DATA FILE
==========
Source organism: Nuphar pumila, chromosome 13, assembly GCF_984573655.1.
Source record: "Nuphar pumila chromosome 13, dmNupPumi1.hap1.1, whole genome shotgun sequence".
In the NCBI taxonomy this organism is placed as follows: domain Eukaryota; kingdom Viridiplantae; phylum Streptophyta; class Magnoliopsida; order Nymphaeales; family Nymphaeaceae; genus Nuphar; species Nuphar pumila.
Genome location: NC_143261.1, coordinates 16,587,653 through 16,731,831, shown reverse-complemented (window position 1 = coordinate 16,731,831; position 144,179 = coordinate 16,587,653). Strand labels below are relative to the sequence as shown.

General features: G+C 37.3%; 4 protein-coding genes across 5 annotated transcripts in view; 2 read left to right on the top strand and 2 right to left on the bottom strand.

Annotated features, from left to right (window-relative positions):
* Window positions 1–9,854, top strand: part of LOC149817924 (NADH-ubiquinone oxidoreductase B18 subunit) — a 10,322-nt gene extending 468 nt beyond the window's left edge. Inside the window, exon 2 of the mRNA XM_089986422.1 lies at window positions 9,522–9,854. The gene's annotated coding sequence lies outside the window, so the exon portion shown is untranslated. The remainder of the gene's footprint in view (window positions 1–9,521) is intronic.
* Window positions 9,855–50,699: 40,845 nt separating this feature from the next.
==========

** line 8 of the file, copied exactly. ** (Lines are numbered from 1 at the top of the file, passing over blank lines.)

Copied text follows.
* Window positions 9,855–50,699: 40,845 nt separating this feature from the next.